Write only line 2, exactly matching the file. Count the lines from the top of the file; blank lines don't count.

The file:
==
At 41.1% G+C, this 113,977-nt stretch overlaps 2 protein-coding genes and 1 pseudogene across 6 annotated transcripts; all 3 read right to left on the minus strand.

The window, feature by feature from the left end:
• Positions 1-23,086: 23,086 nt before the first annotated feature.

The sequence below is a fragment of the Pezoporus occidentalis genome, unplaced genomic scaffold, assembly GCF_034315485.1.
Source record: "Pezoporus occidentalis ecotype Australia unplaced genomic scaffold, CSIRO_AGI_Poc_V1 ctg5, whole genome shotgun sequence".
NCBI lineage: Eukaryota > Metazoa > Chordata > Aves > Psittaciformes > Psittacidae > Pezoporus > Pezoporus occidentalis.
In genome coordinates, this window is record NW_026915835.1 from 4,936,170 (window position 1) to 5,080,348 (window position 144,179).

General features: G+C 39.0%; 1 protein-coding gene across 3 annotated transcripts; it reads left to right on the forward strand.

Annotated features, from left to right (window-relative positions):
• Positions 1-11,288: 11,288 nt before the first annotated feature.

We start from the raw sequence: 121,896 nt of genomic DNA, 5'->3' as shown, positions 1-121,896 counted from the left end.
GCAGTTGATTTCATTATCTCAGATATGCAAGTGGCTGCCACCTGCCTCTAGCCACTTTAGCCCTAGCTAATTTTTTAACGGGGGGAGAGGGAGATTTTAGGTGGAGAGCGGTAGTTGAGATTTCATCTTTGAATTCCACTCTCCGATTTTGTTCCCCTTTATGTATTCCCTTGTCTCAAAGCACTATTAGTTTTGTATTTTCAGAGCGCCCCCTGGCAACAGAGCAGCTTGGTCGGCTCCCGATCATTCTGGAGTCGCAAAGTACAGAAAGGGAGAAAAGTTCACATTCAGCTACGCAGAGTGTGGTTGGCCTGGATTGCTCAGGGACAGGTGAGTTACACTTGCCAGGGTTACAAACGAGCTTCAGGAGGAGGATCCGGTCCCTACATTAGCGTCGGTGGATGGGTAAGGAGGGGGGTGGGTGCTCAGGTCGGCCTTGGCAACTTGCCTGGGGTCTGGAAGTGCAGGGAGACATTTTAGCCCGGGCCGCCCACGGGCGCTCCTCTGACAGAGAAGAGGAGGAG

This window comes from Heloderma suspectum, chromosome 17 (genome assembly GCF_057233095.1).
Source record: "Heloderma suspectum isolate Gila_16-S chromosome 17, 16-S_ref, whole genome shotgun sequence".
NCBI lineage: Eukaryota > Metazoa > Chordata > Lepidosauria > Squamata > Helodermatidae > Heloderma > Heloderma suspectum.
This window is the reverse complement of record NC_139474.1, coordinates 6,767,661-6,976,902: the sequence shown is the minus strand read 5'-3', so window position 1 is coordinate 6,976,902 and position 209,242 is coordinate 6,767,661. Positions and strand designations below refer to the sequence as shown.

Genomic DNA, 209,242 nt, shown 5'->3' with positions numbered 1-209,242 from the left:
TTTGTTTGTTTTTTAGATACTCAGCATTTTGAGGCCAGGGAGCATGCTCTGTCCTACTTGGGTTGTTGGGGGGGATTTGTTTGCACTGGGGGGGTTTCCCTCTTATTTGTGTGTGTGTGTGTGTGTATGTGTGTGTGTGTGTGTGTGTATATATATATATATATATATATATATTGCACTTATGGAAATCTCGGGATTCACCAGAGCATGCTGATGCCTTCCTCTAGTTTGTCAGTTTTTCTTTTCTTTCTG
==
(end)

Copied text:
The window, feature by feature from the left end: